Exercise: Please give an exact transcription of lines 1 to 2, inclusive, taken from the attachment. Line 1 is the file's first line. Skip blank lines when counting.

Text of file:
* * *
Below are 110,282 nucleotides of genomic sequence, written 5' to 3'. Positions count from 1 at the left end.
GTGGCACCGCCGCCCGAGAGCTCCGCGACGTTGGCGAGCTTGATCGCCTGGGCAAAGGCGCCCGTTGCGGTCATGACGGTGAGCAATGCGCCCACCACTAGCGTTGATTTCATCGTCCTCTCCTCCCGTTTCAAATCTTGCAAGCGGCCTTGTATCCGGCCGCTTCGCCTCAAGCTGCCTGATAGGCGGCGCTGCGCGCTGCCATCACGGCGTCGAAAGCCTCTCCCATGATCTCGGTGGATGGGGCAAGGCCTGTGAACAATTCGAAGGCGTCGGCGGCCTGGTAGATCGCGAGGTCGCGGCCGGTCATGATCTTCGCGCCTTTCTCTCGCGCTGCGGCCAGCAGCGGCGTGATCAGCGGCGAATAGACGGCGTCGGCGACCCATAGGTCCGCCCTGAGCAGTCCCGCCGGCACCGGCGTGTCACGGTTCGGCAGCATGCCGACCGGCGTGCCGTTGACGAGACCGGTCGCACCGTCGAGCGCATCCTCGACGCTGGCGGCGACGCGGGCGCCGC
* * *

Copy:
Below are 110,282 nucleotides of genomic sequence, written 5' to 3'. Positions count from 1 at the left end.
GTGGCACCGCCGCCCGAGAGCTCCGCGACGTTGGCGAGCTTGATCGCCTGGGCAAAGGCGCCCGTTGCGGTCATGACGGTGAGCAATGCGCCCACCACTAGCGTTGATTTCATCGTCCTCTCCTCCCGTTTCAAATCTTGCAAGCGGCCTTGTATCCGGCCGCTTCGCCTCAAGCTGCCTGATAGGCGGCGCTGCGCGCTGCCATCACGGCGTCGAAAGCCTCTCCCATGATCTCGGTGGATGGGGCAAGGCCTGTGAACAATTCGAAGGCGTCGGCGGCCTGGTAGATCGCGAGGTCGCGGCCGGTCATGATCTTCGCGCCTTTCTCTCGCGCTGCGGCCAGCAGCGGCGTGATCAGCGGCGAATAGACGGCGTCGGCGACCCATAGGTCCGCCCTGAGCAGTCCCGCCGGCACCGGCGTGTCACGGTTCGGCAGCATGCCGACCGGCGTGCCGTTGACGAGACCGGTCGCACCGTCGAGCGCATCCTCGACGCTGGCGGCGACGCGGGCGCCGC